Hammock. Of all the ways to get vestibular input, this has to be the most relaxing. When we first got our hammock, all three of my sons would climb in on top of my husband and jostle for position. Unlike a traditional swing, the hammock allows for side-to-side motion, thus providing a different kind of vestibular movement. Gabriel prefers the side-to-side motion over traditional back-and-forth swinging both in therapy, and at home. You can find a variety of hammocks for sale, from many retailers. My advice is to choose a freestanding hammock with quality construction and frame because if your kids are anything like mine, it’s going to get a lot of use! Widely available.
Rocking Chair. We have two rocking chairs in the house, a small child-size one that my father built for me when I was two, and a full-size leather La-Z-Boy® that fits nearly all of us at once – or at least it did when the boys were younger! Rocking can have a calming effect on Gabriel’s sensory system. Reading and rocking with the boys is a nightly activity [pastime???] at our house, and most often we will use a heavy blanket while doing so. The combination of simultaneous vestibular and proprioceptive input [Does that work?] offers a strong dose of needed sensory input and calms Gabriel, and often Matthew, down almost instantly. Also, our kid-size rocking chair offers my sons the opportunity to keep their bodies moving on demand; encourages self-regulation; and keeps their bodies active while they watch a movie or TV. Widely available.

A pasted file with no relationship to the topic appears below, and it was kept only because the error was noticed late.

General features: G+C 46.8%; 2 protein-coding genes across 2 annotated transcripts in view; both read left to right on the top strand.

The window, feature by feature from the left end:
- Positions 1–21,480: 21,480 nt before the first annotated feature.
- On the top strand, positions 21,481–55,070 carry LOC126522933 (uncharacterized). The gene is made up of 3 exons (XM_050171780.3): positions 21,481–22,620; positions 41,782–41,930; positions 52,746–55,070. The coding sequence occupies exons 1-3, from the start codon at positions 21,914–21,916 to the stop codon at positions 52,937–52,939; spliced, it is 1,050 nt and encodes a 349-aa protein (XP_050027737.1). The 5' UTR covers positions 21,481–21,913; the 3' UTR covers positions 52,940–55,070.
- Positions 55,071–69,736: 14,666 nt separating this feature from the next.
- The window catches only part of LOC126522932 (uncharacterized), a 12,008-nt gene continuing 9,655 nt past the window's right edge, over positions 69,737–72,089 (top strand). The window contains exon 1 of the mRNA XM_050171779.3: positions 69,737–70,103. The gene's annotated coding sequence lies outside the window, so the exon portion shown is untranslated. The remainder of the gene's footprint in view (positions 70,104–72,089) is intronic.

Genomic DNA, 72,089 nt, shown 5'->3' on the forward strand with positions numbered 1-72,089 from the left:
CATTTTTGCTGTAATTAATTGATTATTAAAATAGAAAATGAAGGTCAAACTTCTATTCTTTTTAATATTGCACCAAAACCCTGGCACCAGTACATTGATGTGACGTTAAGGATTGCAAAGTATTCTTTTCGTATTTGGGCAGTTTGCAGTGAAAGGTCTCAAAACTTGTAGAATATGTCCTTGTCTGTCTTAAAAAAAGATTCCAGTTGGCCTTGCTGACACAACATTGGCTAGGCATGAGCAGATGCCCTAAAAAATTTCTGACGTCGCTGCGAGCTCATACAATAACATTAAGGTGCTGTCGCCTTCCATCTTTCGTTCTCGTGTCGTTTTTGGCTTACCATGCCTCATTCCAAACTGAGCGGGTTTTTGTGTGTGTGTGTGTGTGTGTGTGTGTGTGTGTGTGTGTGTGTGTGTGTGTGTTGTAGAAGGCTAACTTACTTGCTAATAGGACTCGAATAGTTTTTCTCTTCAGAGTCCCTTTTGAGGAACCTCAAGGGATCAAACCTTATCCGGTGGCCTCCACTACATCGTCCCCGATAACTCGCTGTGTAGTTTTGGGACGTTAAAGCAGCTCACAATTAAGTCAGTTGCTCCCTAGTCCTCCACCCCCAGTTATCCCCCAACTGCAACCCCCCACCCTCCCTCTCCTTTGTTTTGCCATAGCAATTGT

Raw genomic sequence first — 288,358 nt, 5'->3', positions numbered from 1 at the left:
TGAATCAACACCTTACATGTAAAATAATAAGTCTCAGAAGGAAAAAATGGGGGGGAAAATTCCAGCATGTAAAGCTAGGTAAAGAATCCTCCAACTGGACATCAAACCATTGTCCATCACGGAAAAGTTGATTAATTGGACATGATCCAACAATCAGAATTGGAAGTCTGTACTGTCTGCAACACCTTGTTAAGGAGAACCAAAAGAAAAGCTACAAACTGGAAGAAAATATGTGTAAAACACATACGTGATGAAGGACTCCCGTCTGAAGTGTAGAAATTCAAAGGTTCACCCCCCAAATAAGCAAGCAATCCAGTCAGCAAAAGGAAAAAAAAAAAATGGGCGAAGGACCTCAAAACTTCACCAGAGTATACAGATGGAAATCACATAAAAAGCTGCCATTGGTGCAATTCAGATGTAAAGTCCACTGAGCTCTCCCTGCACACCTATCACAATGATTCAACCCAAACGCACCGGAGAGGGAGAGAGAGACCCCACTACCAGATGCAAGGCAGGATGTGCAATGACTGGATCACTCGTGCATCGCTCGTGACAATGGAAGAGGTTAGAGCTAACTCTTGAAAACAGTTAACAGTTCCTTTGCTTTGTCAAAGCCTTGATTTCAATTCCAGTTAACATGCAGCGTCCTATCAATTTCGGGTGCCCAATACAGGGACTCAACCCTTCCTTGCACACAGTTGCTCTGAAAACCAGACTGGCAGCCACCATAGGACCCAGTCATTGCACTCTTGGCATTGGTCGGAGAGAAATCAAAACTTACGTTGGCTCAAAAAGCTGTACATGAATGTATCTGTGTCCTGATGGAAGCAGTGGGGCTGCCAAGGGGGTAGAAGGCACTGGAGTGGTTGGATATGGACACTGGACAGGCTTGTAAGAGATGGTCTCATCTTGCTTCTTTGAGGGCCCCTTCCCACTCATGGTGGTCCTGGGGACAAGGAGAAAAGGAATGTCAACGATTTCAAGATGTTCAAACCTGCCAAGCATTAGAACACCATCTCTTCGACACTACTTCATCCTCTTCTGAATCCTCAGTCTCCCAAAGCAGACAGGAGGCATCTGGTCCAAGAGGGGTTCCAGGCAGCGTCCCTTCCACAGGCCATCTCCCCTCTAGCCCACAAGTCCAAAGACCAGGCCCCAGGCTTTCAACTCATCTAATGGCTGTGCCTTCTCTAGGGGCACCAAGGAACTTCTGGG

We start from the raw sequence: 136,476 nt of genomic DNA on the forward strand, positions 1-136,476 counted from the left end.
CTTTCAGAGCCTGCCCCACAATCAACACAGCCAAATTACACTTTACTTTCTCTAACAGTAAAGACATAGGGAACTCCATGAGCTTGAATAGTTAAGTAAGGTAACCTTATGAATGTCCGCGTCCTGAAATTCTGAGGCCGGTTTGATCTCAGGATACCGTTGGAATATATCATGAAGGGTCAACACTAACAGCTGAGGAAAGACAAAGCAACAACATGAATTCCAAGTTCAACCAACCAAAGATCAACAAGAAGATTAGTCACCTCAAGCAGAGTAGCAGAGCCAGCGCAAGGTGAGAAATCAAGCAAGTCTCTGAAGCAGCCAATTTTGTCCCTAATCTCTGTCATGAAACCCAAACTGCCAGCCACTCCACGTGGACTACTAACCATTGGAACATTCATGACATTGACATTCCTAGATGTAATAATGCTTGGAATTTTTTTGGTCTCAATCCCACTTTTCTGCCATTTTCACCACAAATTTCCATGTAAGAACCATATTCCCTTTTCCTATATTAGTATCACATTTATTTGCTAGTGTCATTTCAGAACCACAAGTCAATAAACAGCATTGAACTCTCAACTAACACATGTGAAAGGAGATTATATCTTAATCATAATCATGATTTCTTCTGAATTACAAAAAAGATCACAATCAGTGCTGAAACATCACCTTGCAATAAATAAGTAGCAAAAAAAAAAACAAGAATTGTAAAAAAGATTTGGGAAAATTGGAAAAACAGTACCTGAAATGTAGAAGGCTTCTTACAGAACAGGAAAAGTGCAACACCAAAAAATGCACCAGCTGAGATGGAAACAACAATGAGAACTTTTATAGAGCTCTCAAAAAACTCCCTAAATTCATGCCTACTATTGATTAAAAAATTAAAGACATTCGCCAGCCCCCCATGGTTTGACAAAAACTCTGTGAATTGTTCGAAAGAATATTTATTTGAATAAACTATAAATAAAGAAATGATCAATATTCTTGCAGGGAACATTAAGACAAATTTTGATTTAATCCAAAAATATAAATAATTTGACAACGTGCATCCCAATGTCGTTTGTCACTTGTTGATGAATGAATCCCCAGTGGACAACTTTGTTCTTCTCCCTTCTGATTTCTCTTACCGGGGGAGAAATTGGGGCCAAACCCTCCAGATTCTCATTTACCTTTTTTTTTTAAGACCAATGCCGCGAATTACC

A Concluding Message
Giving children access to the types of tools discussed in this article helps them to meet their sensorimotor needs. It’s also a great way to help them learn to self-regulate in a socially acceptable manner. Without access to safe options for movement, children often choose less acceptable activities, like running through the house playing tag; hurling themselves toward objects; or jumping from bed-to-bed in their rooms.
Having the tools our kids need on-hand so that they can learn to self-regulate is a great investment in your child’s present wellbeing and future growth. I encourage you to talk with your occupational therapist to discuss ways that these items (or others) might benefit your child.
This article orginally appeared in the Fall 2010 issue of Autism Spectrum Quarterly.